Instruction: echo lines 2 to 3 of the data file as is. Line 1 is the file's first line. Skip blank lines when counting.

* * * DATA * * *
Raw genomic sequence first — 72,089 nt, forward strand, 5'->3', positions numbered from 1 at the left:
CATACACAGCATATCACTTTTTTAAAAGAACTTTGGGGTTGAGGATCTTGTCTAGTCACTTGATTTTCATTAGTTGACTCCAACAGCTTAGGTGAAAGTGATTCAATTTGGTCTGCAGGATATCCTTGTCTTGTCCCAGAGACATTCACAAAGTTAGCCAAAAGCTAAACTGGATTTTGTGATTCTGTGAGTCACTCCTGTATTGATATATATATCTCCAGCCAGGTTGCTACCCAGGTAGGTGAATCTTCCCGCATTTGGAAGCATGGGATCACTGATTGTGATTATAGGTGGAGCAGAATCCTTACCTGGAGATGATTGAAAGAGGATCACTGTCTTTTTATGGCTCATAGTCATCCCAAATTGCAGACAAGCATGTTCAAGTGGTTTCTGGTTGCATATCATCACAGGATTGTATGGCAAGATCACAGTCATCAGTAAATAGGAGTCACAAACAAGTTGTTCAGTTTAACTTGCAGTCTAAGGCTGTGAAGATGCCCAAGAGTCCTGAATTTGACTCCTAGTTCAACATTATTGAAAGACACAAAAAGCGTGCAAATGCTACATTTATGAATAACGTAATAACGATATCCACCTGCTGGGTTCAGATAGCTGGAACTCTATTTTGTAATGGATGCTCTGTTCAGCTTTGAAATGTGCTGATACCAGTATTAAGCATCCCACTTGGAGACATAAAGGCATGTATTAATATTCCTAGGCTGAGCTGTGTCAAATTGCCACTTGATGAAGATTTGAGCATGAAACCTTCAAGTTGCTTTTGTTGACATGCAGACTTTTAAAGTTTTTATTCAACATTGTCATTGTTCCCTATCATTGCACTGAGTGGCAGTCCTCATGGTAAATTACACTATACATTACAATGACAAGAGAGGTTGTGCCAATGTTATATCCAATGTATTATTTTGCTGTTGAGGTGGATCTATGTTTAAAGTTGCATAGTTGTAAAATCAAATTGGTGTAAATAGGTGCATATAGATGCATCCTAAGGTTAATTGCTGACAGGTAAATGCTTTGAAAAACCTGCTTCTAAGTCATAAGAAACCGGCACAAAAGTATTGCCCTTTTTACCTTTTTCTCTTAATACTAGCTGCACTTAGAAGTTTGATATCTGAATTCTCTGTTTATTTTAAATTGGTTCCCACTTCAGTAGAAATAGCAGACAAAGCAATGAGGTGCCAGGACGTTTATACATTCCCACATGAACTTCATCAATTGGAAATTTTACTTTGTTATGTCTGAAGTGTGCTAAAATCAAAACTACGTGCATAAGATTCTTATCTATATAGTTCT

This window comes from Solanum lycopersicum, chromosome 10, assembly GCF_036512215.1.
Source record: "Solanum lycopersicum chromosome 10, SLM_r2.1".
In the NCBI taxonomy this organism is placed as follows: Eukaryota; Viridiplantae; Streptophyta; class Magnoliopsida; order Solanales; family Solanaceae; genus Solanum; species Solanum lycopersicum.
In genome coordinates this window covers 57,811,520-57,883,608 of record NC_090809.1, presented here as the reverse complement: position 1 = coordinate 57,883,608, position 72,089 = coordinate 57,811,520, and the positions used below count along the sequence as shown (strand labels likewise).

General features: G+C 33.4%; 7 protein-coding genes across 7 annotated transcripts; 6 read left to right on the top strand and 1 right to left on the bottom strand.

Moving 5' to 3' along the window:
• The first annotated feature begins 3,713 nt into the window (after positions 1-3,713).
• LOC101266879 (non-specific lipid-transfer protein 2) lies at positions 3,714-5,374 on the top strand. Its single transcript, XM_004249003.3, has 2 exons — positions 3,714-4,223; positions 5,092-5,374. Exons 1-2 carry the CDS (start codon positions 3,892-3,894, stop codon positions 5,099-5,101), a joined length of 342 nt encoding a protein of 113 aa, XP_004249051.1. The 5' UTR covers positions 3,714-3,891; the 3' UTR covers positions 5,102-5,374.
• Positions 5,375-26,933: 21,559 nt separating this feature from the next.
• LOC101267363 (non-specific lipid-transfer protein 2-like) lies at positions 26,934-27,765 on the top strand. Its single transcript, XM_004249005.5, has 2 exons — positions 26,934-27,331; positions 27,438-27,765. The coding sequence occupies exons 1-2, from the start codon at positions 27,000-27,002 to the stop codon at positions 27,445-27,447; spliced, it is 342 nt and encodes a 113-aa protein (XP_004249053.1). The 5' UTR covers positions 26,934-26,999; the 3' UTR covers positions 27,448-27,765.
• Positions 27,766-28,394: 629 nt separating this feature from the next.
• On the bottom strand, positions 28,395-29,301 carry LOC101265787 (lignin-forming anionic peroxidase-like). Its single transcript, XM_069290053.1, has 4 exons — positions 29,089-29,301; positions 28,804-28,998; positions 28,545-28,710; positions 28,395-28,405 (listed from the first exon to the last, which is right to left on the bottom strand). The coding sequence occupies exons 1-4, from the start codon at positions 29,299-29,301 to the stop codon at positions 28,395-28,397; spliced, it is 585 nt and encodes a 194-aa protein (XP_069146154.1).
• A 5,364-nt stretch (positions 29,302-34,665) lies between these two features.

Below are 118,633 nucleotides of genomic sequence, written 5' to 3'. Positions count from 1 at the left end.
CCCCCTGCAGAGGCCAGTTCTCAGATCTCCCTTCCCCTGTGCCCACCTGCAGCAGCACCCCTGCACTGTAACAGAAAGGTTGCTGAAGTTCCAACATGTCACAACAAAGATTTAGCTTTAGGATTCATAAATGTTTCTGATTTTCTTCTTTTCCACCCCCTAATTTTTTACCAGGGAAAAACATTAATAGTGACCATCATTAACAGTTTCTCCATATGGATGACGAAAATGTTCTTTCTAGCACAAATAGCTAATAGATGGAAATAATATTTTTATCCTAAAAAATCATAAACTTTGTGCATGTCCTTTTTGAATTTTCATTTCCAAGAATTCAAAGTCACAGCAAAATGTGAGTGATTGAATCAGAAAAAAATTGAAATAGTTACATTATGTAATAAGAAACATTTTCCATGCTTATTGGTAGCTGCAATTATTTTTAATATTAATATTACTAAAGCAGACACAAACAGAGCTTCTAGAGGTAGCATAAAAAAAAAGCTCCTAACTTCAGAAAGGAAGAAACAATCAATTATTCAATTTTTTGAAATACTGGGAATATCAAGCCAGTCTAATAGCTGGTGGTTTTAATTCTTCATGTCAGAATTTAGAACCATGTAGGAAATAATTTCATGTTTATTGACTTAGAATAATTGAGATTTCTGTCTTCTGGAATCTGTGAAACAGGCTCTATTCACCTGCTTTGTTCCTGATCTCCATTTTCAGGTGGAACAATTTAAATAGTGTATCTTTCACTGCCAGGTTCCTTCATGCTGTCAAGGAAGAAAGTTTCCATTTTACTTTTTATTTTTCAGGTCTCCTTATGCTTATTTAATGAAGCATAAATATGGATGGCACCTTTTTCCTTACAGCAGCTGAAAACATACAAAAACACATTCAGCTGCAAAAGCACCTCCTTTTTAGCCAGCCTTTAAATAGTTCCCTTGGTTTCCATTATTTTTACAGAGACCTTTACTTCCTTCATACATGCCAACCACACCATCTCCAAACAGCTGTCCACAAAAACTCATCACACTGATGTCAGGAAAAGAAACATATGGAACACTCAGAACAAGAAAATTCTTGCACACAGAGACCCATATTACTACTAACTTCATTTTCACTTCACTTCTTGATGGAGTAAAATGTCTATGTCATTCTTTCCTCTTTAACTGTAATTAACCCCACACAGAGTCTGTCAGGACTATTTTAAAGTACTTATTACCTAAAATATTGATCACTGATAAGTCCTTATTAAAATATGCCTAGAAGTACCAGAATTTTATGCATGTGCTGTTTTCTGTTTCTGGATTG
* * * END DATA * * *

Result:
CATACACAGCATATCACTTTTTTAAAAGAACTTTGGGGTTGAGGATCTTGTCTAGTCACTTGATTTTCATTAGTTGACTCCAACAGCTTAGGTGAAAGTGATTCAATTTGGTCTGCAGGATATCCTTGTCTTGTCCCAGAGACATTCACAAAGTTAGCCAAAAGCTAAACTGGATTTTGTGATTCTGTGAGTCACTCCTGTATTGATATATATATCTCCAGCCAGGTTGCTACCCAGGTAGGTGAATCTTCCCGCATTTGGAAGCATGGGATCACTGATTGTGATTATAGGTGGAGCAGAATCCTTACCTGGAGATGATTGAAAGAGGATCACTGTCTTTTTATGGCTCATAGTCATCCCAAATTGCAGACAAGCATGTTCAAGTGGTTTCTGGTTGCATATCATCACAGGATTGTATGGCAAGATCACAGTCATCAGTAAATAGGAGTCACAAACAAGTTGTTCAGTTTAACTTGCAGTCTAAGGCTGTGAAGATGCCCAAGAGTCCTGAATTTGACTCCTAGTTCAACATTATTGAAAGACACAAAAAGCGTGCAAATGCTACATTTATGAATAACGTAATAACGATATCCACCTGCTGGGTTCAGATAGCTGGAACTCTATTTTGTAATGGATGCTCTGTTCAGCTTTGAAATGTGCTGATACCAGTATTAAGCATCCCACTTGGAGACATAAAGGCATGTATTAATATTCCTAGGCTGAGCTGTGTCAAATTGCCACTTGATGAAGATTTGAGCATGAAACCTTCAAGTTGCTTTTGTTGACATGCAGACTTTTAAAGTTTTTATTCAACATTGTCATTGTTCCCTATCATTGCACTGAGTGGCAGTCCTCATGGTAAATTACACTATACATTACAATGACAAGAGAGGTTGTGCCAATGTTATATCCAATGTATTATTTTGCTGTTGAGGTGGATCTATGTTTAAAGTTGCATAGTTGTAAAATCAAATTGGTGTAAATAGGTGCATATAGATGCATCCTAAGGTTAATTGCTGACAGGTAAATGCTTTGAAAAACCTGCTTCTAAGTCATAAGAAACCGGCACAAAAGTATTGCCCTTTTTACCTTTTTCTCTTAATACTAGCTGCACTTAGAAGTTTGATATCTGAATTCTCTGTTTATTTTAAATTGGTTCCCACTTCAGTAGAAATAGCAGACAAAGCAATGAGGTGCCAGGACGTTTATACATTCCCACATGAACTTCATCAATTGGAAATTTTACTTTGTTATGTCTGAAGTGTGCTAAAATCAAAACTACGTGCATAAGATTCTTATCTATATAGTTCT

This window comes from Solanum lycopersicum, chromosome 10, assembly GCF_036512215.1.